Connie Willis and the Spooky Magic of Shirley Jackson


It has been a few weeks since I had the splendid opportunity to speak with the legendary science fiction author Connie Willis about her career-spanning collection, The Best of Connie Willis. Getting to breathe such rare air is kind of a job perk. I’ve interviewed some of the best and most well-known writers in speculative fiction. (Best and well-known? Yes. Sometimes these aren’t always the same thing, although both are true in Connie’s case.) In addition to Willis, I’ve chatted with George R.R. Martin, Harry Turtledove, Michael Moorcock…. The list goes on and on.

There’s one thing that all of these great minds have had in common: They all admire writers, and sometimes it’s not the ones that you’d imagine. Moorcock loves P.G. Wodehouse’s “Jeeves” books, for example.

That’s not to say that they don’t read other genre writers, only that they all read far and wide and never let imaginary literary boundaries limit their curiosity. I’m no genius, literary or otherwise, but this eclecticism is common ground I share. Look at the stack of books next to my side of the bed and you’ll see all kinds of stuff: narrative journalism by the likes of Jon Ronson, Peter Clines’ last “Ex” novel, historical accounts of the ancient Celts, wild-eyed ramblings about Bigfoot and UFOs, comic books, and – of course – that most mysterious of categories: Literature-with-a-capital-L.

It’s this last category that can get tricky, especially these days. Elements of surrealism, magic realism, and plain old fantasy has been creeping into the fancy-pants world of “serious” fiction (Whatever that means, right?) for a while. Really, that division between fantasy and Literature (See? That capital L again?) isn’t as steady as you might think in the first place: Flying villagers in  Gabriel Garcia Marquez’s One Hundred Years of Solitude, The Lords of Demonland in E.R. Eddison’s The Worm Ouroboros, magic rings in Jonathan Lethem’s The Fortress of Solitude, to just name a few examples. Then there’s Shirley Jackson.

During our interview, Willis and I got sidetracked into a pretty good conversation about our mutual love of Shirley Jackson, one of those “Capital L” Literature authors. I discovered Jackson probably the same way you did: A story titled “The Lottery”. The story was assigned to me as part of a mandatory reading assignment in high school English, and as you can imagine, the story’s message – conformity can be deadly – made quite an impression on me. Sadly, not enough to move on to her other books, though. I wasn’t really aware of the rest of her work, and besides, I was on a major Stephen King jag at the time. Fortunately for me, King – like Willis – was (and I assume still is) a big fan of Jackson’s work. I can’t remember when or where he did it, but he name-checked her in one of his books. Maybe Salem’s Lot or The Shining? Hmm… Could have been Danse Macabre. In any case, if King liked her, I thought that I would too. I bought her novel The Haunting of Hill House solely on his recommendati0n.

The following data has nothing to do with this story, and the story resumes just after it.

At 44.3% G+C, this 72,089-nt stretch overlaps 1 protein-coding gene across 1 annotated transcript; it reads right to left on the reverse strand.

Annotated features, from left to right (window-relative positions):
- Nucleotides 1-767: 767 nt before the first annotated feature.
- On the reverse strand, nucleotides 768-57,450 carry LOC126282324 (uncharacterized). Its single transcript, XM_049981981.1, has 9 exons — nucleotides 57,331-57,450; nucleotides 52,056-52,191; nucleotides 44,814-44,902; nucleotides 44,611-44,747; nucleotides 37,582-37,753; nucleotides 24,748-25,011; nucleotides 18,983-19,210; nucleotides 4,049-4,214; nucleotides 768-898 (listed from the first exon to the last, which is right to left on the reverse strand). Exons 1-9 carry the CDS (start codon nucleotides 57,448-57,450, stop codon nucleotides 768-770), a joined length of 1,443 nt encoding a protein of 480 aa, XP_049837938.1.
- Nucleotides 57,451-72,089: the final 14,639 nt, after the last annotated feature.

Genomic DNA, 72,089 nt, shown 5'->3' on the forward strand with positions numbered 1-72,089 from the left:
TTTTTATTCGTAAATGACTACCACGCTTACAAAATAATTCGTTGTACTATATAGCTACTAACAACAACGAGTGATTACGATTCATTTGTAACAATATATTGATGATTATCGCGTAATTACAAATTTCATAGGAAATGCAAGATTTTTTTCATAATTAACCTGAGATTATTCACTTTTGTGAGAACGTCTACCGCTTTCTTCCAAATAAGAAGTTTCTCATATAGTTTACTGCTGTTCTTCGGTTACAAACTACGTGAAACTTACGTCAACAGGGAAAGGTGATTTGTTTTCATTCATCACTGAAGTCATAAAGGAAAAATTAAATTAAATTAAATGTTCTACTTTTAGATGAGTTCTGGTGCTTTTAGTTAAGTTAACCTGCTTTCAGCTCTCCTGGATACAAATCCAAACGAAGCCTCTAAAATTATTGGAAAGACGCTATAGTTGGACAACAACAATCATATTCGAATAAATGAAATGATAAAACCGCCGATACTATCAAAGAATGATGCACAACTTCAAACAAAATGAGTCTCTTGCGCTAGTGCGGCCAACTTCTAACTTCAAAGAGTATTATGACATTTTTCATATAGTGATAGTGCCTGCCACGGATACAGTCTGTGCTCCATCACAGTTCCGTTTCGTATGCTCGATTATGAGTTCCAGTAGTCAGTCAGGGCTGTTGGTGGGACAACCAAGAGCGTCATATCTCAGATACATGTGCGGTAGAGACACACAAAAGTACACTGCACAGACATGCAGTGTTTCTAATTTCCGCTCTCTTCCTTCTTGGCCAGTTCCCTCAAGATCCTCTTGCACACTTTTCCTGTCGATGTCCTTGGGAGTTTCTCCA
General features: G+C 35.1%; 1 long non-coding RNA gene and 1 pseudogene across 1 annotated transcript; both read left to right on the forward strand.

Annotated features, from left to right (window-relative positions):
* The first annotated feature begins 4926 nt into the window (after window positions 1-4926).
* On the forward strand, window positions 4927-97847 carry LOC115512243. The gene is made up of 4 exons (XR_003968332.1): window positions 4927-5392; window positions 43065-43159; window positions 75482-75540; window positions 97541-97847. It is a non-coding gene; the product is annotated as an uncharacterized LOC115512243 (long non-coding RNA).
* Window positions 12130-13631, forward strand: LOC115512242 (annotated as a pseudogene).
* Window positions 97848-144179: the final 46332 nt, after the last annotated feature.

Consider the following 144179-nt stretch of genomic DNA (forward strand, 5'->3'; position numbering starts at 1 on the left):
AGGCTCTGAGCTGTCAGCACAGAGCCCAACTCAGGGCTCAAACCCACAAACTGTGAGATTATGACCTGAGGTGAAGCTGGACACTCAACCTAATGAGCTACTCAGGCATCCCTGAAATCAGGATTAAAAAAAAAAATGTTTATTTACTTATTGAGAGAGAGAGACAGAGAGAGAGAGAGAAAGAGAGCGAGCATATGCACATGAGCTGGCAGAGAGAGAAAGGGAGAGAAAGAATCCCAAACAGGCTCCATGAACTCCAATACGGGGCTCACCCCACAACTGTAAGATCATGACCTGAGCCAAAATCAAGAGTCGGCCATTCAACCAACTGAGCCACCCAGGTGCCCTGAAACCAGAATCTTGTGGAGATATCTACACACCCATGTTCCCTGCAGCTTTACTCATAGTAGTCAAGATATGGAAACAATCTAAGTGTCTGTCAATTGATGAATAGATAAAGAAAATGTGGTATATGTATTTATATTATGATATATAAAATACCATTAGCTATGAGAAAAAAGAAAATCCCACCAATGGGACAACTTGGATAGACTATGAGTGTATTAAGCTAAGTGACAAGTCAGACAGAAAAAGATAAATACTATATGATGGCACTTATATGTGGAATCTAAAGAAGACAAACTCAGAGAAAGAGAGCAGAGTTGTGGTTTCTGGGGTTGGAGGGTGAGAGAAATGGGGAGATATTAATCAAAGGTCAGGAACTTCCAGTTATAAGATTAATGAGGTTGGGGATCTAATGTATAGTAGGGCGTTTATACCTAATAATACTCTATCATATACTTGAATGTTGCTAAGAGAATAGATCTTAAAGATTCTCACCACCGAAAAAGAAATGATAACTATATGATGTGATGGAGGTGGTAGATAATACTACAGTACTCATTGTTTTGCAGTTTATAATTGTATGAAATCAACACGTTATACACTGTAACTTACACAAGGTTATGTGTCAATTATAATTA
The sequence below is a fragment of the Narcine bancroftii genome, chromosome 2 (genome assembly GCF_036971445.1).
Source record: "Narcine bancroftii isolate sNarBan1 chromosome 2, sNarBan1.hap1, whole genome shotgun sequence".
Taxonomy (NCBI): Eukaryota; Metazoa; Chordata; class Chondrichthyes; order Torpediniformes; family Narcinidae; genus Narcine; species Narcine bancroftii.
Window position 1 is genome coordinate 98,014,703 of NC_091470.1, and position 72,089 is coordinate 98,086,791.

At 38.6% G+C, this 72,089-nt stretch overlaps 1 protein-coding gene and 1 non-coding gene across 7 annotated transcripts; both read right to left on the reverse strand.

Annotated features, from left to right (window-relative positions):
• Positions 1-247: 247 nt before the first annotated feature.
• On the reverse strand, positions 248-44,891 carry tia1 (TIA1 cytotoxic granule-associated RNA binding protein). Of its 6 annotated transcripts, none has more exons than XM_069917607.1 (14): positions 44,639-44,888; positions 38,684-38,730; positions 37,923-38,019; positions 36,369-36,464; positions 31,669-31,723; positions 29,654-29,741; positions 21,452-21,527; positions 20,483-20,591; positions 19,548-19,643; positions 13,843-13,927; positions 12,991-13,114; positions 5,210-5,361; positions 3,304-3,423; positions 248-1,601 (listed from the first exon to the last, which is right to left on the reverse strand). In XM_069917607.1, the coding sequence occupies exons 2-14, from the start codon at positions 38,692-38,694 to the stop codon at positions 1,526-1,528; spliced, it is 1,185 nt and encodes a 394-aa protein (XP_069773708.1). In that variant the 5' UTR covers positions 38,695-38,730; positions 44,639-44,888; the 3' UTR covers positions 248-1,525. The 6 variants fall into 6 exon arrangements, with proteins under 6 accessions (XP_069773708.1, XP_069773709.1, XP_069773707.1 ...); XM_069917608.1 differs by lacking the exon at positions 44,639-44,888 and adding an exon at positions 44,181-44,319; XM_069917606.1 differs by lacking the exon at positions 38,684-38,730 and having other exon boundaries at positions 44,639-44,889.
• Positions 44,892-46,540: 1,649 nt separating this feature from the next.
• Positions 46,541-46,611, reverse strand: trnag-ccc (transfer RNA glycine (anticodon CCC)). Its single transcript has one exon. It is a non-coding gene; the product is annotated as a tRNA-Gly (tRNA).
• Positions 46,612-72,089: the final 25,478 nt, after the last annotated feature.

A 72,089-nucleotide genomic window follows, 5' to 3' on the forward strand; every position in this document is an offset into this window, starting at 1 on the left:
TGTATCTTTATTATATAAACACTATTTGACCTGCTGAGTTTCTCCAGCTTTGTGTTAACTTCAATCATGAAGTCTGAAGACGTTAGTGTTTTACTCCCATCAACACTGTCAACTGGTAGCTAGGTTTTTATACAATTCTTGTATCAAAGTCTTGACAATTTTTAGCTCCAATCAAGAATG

I was enthralled. Jackson’s style of subtle horror was new to me. Here was a story about a haunted house, and the house itself was a character. There weren’t any fanged beasts lurking in the corners or hatchet-wielding psychopaths. The horror of Hill House was deeply psychological, and you know what? It scared the hell out of me. Here’s one of my favorite quotes. Not just from The Haunting of Hill House, either. Like, from any book:

“No live organism can continue for long to exist sanely under conditions of absolute reality; even larks and katydids are supposed, by some, to dream. Hill House, not sane, stood by itself against its hills, holding darkness within; it had stood so for eighty years and might stand for eighty more. Within, walls continued upright, bricks met neatly, floors were firm, and doors were sensibly shut; silence lay steadily against the wood and stone of Hill House, and whatever walked there, walked alone.”

-Shirley Jackson, The Haunting of Hill House.

That book opened up an entirely new world for me. I eagerly dived into her work. I read We Have Always Lived in the Castle, next. Wow. Another work of very subtle horror, but one of implication. Maybe there’s a poisoner among that family of eccentrics living in the decrepit mansion on the outside of town. Maybe not. There’s something odd going on, though. Maybe you should go check it out.

There was a lot more, too. Short stories, of suburban unrest and the insanity-inflicting banality of everyday life. Of witchcraft. Of motherhood. Of everything – and all of it as deeply weird and creepy as Stephen King promised.

Is it any wonder that Connie Willis, another incredibly talented, brilliant writer unafraid to wander where her imagination takes her, would find so much to love in the works of Shirley Jackson? Not to me. And much like I found her work by Stephen King’s recommendation, I’m hoping that you might discover it yourself by way of Connie Wilson. Listen to our interview, check out her work, and then give Jackson a try.